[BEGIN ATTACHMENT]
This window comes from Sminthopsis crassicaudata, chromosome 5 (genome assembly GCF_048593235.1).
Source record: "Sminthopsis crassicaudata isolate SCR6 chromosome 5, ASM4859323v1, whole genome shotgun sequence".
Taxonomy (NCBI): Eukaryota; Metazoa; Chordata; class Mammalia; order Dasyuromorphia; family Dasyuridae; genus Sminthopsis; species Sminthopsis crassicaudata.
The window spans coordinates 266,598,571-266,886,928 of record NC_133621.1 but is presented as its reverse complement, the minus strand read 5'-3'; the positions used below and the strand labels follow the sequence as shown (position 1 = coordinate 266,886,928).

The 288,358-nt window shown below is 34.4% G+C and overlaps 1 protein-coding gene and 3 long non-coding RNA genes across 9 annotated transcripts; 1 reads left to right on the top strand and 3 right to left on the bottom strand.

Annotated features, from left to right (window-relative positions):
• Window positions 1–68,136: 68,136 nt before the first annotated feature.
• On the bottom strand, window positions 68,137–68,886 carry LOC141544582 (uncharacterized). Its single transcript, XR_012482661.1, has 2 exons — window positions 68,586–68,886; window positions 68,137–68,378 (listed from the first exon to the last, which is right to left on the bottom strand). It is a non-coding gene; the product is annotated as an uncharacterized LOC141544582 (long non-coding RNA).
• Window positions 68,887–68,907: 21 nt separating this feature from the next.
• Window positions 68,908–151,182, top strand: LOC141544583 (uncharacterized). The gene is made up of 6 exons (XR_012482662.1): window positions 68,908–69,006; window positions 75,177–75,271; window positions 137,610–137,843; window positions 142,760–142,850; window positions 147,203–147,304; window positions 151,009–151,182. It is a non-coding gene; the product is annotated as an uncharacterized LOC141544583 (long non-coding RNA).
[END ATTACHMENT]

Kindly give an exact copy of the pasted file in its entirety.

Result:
This window comes from Sminthopsis crassicaudata, chromosome 5 (genome assembly GCF_048593235.1).
Source record: "Sminthopsis crassicaudata isolate SCR6 chromosome 5, ASM4859323v1, whole genome shotgun sequence".
Taxonomy (NCBI): Eukaryota; Metazoa; Chordata; class Mammalia; order Dasyuromorphia; family Dasyuridae; genus Sminthopsis; species Sminthopsis crassicaudata.
The window spans coordinates 266,598,571-266,886,928 of record NC_133621.1 but is presented as its reverse complement, the minus strand read 5'-3'; the positions used below and the strand labels follow the sequence as shown (position 1 = coordinate 266,886,928).

The 288,358-nt window shown below is 34.4% G+C and overlaps 1 protein-coding gene and 3 long non-coding RNA genes across 9 annotated transcripts; 1 reads left to right on the top strand and 3 right to left on the bottom strand.

Annotated features, from left to right (window-relative positions):
• Window positions 1–68,136: 68,136 nt before the first annotated feature.
• On the bottom strand, window positions 68,137–68,886 carry LOC141544582 (uncharacterized). Its single transcript, XR_012482661.1, has 2 exons — window positions 68,586–68,886; window positions 68,137–68,378 (listed from the first exon to the last, which is right to left on the bottom strand). It is a non-coding gene; the product is annotated as an uncharacterized LOC141544582 (long non-coding RNA).
• Window positions 68,887–68,907: 21 nt separating this feature from the next.
• Window positions 68,908–151,182, top strand: LOC141544583 (uncharacterized). The gene is made up of 6 exons (XR_012482662.1): window positions 68,908–69,006; window positions 75,177–75,271; window positions 137,610–137,843; window positions 142,760–142,850; window positions 147,203–147,304; window positions 151,009–151,182. It is a non-coding gene; the product is annotated as an uncharacterized LOC141544583 (long non-coding RNA).